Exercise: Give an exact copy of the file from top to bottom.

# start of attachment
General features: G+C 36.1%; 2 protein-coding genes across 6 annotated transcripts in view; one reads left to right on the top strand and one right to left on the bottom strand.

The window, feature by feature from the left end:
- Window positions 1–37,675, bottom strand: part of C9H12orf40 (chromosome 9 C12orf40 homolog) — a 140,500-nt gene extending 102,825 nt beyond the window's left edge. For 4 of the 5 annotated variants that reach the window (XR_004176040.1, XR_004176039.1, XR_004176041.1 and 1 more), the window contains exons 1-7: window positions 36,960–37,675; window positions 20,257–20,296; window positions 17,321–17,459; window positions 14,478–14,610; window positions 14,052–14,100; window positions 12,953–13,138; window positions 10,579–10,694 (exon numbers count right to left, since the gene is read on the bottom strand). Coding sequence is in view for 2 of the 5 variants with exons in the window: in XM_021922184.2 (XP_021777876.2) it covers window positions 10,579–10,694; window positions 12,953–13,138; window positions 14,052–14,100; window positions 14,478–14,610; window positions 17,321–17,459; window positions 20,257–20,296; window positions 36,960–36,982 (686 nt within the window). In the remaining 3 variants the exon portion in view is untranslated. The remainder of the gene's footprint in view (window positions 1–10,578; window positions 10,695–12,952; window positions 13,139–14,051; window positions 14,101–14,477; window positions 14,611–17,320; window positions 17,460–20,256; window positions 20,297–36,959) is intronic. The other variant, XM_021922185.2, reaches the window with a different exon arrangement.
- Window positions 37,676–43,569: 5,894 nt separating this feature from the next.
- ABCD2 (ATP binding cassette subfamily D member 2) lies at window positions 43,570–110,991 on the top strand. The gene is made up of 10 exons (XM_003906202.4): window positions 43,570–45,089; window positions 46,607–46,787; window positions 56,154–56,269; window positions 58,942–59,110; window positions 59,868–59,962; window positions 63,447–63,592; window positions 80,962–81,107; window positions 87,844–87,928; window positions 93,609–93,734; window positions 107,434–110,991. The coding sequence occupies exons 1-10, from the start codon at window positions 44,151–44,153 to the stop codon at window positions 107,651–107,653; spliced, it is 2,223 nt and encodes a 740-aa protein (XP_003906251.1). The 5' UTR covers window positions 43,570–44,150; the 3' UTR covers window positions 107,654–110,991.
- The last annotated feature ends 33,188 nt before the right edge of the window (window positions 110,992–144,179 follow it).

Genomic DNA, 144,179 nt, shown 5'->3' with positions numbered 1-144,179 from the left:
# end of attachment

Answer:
General features: G+C 36.1%; 2 protein-coding genes across 6 annotated transcripts in view; one reads left to right on the top strand and one right to left on the bottom strand.

The window, feature by feature from the left end:
- Window positions 1–37,675, bottom strand: part of C9H12orf40 (chromosome 9 C12orf40 homolog) — a 140,500-nt gene extending 102,825 nt beyond the window's left edge. For 4 of the 5 annotated variants that reach the window (XR_004176040.1, XR_004176039.1, XR_004176041.1 and 1 more), the window contains exons 1-7: window positions 36,960–37,675; window positions 20,257–20,296; window positions 17,321–17,459; window positions 14,478–14,610; window positions 14,052–14,100; window positions 12,953–13,138; window positions 10,579–10,694 (exon numbers count right to left, since the gene is read on the bottom strand). Coding sequence is in view for 2 of the 5 variants with exons in the window: in XM_021922184.2 (XP_021777876.2) it covers window positions 10,579–10,694; window positions 12,953–13,138; window positions 14,052–14,100; window positions 14,478–14,610; window positions 17,321–17,459; window positions 20,257–20,296; window positions 36,960–36,982 (686 nt within the window). In the remaining 3 variants the exon portion in view is untranslated. The remainder of the gene's footprint in view (window positions 1–10,578; window positions 10,695–12,952; window positions 13,139–14,051; window positions 14,101–14,477; window positions 14,611–17,320; window positions 17,460–20,256; window positions 20,297–36,959) is intronic. The other variant, XM_021922185.2, reaches the window with a different exon arrangement.
- Window positions 37,676–43,569: 5,894 nt separating this feature from the next.
- ABCD2 (ATP binding cassette subfamily D member 2) lies at window positions 43,570–110,991 on the top strand. The gene is made up of 10 exons (XM_003906202.4): window positions 43,570–45,089; window positions 46,607–46,787; window positions 56,154–56,269; window positions 58,942–59,110; window positions 59,868–59,962; window positions 63,447–63,592; window positions 80,962–81,107; window positions 87,844–87,928; window positions 93,609–93,734; window positions 107,434–110,991. The coding sequence occupies exons 1-10, from the start codon at window positions 44,151–44,153 to the stop codon at window positions 107,651–107,653; spliced, it is 2,223 nt and encodes a 740-aa protein (XP_003906251.1). The 5' UTR covers window positions 43,570–44,150; the 3' UTR covers window positions 107,654–110,991.
- The last annotated feature ends 33,188 nt before the right edge of the window (window positions 110,992–144,179 follow it).

Genomic DNA, 144,179 nt, shown 5'->3' with positions numbered 1-144,179 from the left: